House to telecoms: Fight your own lawsuits
Senate panel joins suit, sends immunity-free bill to floor for vote
Democrats scored a pair of victories Thursday in the battle to hold accountable telecommunications companies that allegedly assisted the Bush administration in its efforts to warrantlessly wiretap Americans.
The House late Thursday passed an update to a foreign surveillance law that did not include a Bush-requested provision granting legal immunity to the powerful telecoms. A Senate committee scored a similar win against immunity when it unexpectedly sent to the full Senate a Foreign Intelligence Surveillance Act revision that did not include immunity.
Democrats, civil libertarians and liberal bloggers celebrated a rare and unexpected two-front victory, but they know that Bush and congressional Republicans have not given up in their efforts to intervene in about 40 lawsuits pending against phone and Internet providers such as AT&T and Verizon.
On a 227-189 vote, the House passed its FISA update, known as the RESTORE Act, which reinstates judicial oversight that was eliminated from a temporary update passed in August and pointedly does not include language granting immunity to telecommunications companies.
Thursday also saw the Senate Judiciary Committee consider companion legislation. Although an amendment offered by Sen. Russ Feingold (D-WI) to strip an immunity provision from that bill failed on a 12-7 vote (with three Democrats voting with Republicans), the panel's chairman Sen. Patrick Leahy (D-VT) avoided that setback by moving to discharge from the committee only the part of the bill that did not include immunity. That vote passed along party lines.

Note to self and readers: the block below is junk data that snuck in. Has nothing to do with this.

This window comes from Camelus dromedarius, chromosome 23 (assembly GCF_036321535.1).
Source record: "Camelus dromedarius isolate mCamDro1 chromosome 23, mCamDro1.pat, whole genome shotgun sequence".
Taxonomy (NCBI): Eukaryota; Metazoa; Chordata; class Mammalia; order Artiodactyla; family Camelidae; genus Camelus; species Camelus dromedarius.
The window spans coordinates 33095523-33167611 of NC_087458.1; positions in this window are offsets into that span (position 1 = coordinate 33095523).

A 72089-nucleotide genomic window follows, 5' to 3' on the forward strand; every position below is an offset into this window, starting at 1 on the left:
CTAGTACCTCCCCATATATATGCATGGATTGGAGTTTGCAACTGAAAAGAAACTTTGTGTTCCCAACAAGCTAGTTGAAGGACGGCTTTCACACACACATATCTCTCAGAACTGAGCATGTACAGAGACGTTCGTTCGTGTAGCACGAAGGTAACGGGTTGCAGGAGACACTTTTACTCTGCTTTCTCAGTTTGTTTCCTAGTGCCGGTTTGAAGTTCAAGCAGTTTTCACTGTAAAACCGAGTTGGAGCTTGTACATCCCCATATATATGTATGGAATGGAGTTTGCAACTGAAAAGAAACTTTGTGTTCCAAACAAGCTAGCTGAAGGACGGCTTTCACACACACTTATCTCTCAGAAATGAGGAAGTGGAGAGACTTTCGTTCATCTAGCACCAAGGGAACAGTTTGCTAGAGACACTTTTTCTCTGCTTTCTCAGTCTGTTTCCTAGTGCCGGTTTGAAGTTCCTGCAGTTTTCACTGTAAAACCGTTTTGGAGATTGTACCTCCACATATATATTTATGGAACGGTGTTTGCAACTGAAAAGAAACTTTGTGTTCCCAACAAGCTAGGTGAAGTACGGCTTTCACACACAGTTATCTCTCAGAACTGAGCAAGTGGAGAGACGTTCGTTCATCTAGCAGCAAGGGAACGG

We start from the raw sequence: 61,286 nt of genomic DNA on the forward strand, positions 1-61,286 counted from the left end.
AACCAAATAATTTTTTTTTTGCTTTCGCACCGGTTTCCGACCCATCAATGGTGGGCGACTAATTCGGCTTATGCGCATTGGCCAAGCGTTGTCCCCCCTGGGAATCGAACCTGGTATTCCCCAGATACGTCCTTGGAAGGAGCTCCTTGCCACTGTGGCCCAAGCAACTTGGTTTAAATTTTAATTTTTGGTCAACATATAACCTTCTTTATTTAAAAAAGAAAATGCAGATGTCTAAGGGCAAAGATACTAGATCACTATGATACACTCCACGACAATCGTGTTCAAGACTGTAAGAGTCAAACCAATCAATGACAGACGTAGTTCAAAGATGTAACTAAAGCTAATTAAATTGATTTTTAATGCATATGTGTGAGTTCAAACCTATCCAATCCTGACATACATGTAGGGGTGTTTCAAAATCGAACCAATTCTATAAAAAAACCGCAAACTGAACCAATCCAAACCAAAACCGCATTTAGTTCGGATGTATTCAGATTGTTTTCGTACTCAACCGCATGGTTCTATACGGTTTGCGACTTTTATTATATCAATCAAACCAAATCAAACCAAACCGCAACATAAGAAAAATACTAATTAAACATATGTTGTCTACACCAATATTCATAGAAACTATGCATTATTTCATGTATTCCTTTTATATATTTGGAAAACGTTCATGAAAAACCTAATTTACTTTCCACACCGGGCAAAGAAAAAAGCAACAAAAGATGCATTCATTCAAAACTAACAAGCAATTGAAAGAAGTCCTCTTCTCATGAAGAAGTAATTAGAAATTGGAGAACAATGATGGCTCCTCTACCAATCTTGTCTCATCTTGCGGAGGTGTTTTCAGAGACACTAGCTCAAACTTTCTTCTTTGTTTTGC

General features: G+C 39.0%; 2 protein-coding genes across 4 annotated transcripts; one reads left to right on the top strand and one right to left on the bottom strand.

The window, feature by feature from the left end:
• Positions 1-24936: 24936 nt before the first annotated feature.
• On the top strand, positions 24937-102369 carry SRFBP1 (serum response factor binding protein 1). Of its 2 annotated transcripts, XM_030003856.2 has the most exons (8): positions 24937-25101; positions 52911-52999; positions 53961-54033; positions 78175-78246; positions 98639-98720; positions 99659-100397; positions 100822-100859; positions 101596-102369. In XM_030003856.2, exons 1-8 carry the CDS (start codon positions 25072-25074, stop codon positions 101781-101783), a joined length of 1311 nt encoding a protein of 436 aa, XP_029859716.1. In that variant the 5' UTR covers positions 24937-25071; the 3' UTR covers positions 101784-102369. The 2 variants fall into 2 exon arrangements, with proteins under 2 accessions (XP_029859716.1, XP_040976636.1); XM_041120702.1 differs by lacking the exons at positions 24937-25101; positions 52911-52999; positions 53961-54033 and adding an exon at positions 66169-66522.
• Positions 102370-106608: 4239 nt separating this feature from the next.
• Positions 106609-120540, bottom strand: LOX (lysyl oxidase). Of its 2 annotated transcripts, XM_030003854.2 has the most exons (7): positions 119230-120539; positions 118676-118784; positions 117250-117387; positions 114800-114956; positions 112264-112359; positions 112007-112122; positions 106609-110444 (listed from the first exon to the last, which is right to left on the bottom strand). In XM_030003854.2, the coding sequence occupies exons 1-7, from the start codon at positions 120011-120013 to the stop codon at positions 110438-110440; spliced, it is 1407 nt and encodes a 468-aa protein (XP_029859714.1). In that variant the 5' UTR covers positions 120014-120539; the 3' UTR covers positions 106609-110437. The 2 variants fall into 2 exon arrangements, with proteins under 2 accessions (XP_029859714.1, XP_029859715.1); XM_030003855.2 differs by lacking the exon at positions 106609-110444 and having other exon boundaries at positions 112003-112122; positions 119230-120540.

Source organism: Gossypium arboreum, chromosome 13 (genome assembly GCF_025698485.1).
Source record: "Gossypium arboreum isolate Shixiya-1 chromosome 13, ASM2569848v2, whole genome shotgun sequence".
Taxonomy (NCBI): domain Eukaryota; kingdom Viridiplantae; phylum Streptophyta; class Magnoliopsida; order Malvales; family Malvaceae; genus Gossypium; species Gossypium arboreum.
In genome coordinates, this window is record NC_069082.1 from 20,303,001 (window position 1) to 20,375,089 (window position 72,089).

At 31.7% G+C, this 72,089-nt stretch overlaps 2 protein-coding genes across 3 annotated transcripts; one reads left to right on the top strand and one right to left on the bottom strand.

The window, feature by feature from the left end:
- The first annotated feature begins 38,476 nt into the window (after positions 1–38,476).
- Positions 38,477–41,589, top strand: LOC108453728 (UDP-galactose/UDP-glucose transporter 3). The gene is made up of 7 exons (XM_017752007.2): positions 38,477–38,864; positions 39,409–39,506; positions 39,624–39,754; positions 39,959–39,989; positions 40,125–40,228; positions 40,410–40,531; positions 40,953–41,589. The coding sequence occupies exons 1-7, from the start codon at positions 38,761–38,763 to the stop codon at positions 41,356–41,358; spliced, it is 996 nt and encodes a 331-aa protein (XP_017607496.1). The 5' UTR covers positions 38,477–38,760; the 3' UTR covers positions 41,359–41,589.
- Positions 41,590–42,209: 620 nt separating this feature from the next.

To be sure, the fight over immunity is far from over, as activists expect Senate Republicans to try to re-insert an immunity provision during the Senate floor debate over the FISA update.
"I'm heartened to see that the Senate Judiciary Committee has affirmed, as I and thousands of other people around the country have, that those telecommunications companies that participated with the Bush Administration in trampling millions of Americans' civil liberties should not receive retroactive immunity for their participation," said Sen. Chris Dodd (D-CT), who has vowed to filibuster any bill containing immunity, in a prepared statement. "This is a victory for the rule of law and everyone who cares about preserving our Constitution."
Leahy warned that although the immunity provision is not in the bill expected to be considered by the full Senate, it is an issue that will be decided by the chamber as a whole.
"While I appreciate the problems facing the telecommunications companies, the retroactive immunity issue to me is not about fixing blame on the companies but about holding government accountable," Leahy said in a statement. "Passing a law to whitewash the Administrationís undermining of another law would be a disservice to the American people and to the rule of law."
Feingold called the Judiciary Committee bill a "distinct improvement" over a similar proposal approved last month by the Intelligence Committee that included immunity. Although he said the bill is not yet perfect.
ďThere is still much to be done to fix this bill. In addition, the issue of retroactive immunity for companies that allegedly participated in the Presidentís warrantless wiretapping program will be fought out on the floor," Feingold said in a statement. "I will continue to strongly oppose retroactive immunity when the full Senate considers this legislation."
Activists who had fought to exclude the immunity provision last night cheered the dual victories, but none was ready to rest yet.
"Itís a huge victory," wrote Jane Hamsher at FireDogLake, "but just the beginning of the fight."